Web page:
Nov 082004
Authors: Ryan Riggen

Truckers are not only shipping goods and products to all parts

of the country, but they are also working to combat terrorism and

suspicious activity.

The U.S. Department of Homeland Security announced an additional

$21 million grant available for use beginning in March 2005 for the

American Trucking Association’s Highway Watch Program.

The highway watch program was activated by the DHS to train

highway professionals to identify and report safety and security

concerns on the nation’s roads.

“We hope to train up to 300,000 people (nationally) by next

March,” said Mike Russell, spokesman for the American Trucking

Association. “We are in the area of 15,000 (trained) since stepping

it up in March.”

According to the DHS, the program will provide training and

communications infrastructure to prepare hundreds of thousands in

the highway sector to respond in the event they or their cargo are

the target of a terrorist attack and to share the valuable

intelligence with homeland security if they detect potential


Jennifer Peppin, Transportation Security Administration

spokesperson, said this recent grant is going to be used for two

things; the training of 400,000 people on the road to identify road

type terrorist activity and the expansion of a communication

network so threats can be reported quickly.

“An example is the D.C.-area snipers that were caught when a

trucker heard a description of the suspects’ license plate,” Peppin

said. “(Truckers) are the eyes and ears of the road and are very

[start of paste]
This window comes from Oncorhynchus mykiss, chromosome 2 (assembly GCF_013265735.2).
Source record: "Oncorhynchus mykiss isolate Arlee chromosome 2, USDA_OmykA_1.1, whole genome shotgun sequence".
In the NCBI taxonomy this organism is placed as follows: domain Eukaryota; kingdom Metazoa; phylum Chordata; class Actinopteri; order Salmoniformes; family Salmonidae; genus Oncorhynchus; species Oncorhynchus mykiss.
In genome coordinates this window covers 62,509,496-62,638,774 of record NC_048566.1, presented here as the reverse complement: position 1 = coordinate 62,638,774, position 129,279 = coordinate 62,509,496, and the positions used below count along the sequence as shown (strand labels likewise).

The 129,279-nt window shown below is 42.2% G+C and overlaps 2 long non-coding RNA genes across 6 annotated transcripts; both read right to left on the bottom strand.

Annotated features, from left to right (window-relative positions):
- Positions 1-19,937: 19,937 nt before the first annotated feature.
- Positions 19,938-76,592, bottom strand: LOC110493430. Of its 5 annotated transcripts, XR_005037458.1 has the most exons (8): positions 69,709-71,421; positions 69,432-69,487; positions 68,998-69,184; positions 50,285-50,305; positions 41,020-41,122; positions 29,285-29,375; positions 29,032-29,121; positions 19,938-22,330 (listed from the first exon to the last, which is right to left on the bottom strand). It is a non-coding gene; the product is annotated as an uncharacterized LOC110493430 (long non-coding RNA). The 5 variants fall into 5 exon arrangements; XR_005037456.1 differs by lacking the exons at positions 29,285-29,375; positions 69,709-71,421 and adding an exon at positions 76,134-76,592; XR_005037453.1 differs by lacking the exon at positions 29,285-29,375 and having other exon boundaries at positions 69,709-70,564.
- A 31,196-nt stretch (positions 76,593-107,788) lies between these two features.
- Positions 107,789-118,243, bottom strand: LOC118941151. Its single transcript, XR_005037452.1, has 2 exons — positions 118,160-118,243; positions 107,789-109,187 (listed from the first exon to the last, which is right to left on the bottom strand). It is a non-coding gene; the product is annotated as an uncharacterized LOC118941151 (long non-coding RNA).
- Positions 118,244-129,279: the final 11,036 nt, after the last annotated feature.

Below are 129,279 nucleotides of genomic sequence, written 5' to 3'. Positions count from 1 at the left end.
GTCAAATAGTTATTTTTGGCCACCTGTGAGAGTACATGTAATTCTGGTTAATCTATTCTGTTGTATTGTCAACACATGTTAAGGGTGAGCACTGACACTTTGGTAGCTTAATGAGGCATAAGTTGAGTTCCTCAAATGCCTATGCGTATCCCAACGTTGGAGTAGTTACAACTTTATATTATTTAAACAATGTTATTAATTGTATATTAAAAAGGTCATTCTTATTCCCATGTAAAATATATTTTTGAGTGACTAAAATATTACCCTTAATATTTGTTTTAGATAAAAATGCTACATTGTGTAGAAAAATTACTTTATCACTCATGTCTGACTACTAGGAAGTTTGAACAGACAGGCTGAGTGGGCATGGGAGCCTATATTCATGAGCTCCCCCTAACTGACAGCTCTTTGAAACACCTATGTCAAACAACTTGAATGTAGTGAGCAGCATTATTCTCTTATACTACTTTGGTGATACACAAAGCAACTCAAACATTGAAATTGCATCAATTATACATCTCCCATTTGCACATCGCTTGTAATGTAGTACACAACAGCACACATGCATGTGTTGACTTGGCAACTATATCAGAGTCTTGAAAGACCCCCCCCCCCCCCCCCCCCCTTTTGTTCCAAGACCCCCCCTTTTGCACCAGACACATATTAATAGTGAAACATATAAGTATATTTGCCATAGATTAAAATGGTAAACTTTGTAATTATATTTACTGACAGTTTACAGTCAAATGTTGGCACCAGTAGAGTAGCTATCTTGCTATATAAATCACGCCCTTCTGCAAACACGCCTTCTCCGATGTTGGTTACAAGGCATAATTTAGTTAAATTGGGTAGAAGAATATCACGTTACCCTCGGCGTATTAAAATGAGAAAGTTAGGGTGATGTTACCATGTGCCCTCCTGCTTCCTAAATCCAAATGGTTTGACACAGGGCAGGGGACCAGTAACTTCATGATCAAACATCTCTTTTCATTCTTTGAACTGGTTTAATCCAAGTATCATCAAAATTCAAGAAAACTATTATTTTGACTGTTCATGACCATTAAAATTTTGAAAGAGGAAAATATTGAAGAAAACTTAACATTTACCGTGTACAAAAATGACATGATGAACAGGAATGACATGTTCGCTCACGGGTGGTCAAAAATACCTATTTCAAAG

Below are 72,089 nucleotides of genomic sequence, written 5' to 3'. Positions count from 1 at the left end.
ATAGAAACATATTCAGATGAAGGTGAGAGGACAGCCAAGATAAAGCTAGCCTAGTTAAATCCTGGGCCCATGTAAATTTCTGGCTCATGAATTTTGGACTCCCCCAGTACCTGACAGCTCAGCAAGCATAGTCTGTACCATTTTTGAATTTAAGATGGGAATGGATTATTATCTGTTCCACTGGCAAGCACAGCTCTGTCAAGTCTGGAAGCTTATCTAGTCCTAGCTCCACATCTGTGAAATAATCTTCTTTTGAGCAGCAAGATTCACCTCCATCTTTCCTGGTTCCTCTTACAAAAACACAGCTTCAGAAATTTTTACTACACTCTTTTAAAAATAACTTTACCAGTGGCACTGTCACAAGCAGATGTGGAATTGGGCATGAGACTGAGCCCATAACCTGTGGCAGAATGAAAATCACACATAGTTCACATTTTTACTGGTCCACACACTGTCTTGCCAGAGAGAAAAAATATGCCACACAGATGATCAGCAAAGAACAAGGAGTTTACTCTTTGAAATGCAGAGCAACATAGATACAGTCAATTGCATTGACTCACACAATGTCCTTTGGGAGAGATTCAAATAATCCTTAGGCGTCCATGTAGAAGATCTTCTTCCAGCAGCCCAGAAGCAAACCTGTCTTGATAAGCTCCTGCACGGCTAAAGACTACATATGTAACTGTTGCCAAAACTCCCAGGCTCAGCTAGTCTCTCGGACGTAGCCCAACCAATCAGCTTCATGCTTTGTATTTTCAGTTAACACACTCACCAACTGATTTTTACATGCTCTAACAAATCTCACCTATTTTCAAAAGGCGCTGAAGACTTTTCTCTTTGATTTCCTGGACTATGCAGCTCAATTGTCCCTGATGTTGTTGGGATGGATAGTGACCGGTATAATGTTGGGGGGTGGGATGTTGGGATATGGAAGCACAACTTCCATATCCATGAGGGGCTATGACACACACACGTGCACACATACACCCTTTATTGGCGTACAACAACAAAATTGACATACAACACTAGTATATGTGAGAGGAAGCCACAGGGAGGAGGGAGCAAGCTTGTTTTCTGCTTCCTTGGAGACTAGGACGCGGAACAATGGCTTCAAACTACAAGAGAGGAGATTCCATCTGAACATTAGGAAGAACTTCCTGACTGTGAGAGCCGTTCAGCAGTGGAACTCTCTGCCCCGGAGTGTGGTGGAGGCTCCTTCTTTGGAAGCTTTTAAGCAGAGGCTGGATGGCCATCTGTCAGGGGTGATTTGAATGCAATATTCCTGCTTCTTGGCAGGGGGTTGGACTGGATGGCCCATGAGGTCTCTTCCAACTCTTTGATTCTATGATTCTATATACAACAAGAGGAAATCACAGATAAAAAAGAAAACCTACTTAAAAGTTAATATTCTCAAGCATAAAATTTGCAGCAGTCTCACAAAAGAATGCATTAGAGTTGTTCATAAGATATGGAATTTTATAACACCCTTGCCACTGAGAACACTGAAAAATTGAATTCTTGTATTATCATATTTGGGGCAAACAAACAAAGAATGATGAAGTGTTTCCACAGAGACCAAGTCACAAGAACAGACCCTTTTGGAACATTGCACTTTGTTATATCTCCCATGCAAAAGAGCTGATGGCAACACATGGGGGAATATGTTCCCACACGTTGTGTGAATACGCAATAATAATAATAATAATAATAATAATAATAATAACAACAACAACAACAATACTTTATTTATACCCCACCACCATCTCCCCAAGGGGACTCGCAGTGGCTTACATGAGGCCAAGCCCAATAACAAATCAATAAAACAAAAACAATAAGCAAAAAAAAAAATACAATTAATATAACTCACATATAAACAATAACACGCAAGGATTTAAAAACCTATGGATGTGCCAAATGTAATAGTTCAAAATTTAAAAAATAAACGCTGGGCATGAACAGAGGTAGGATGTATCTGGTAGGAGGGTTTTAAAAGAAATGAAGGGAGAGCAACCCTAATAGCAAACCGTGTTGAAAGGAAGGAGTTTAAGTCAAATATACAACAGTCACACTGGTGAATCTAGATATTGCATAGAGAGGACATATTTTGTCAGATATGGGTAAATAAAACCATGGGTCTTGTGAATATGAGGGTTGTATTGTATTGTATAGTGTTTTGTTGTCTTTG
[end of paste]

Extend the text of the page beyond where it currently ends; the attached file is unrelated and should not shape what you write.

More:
Peppin said the program is still overseen by TSA, but the

day-to-day workings were recently turned over to the Office of

Domestic Preparedness, which is the principle component of the DHS

responsible for preparing the United States for acts of


Patti Olsgard, director of safety at the Colorado Motor Carriers

Association, said there was a different version of the program in

place seven years ago, which evolved into this program.

“One hundred to 150 people were trained in the last month,”

Olsgard said. “The program is open to anyone on the road who wants

to be trained.”

The training is free of charge and helps those who are regularly

on the road to be more aware of their surroundings.

“The drivers who do the same route all the time know what is

normal,” Olsgard said. “If they see anything (suspicious) they can

call the national number, which then will alert authorities in

certain jurisdictions.”

Among those who can receive training are commercial truck and

bus drivers, school bus drivers, highway maintenance crews, bridge

and tunnel toll collectors, and others.

According to the DHS, the program’s primary goal is to prevent

attacks by teaching highway professionals to avoid becoming a

target for terrorists who would use large vehicles or hazardous

cargo as a weapon. A secondary goal is to train highway

professionals to recognize and report suspicious activity.

“So far there has been a very positive response,” Russell said.

“Truck drivers are a patriotic bunch. It is an easy job to do while

driving a truck. We know what should be there, and shouldn’t be


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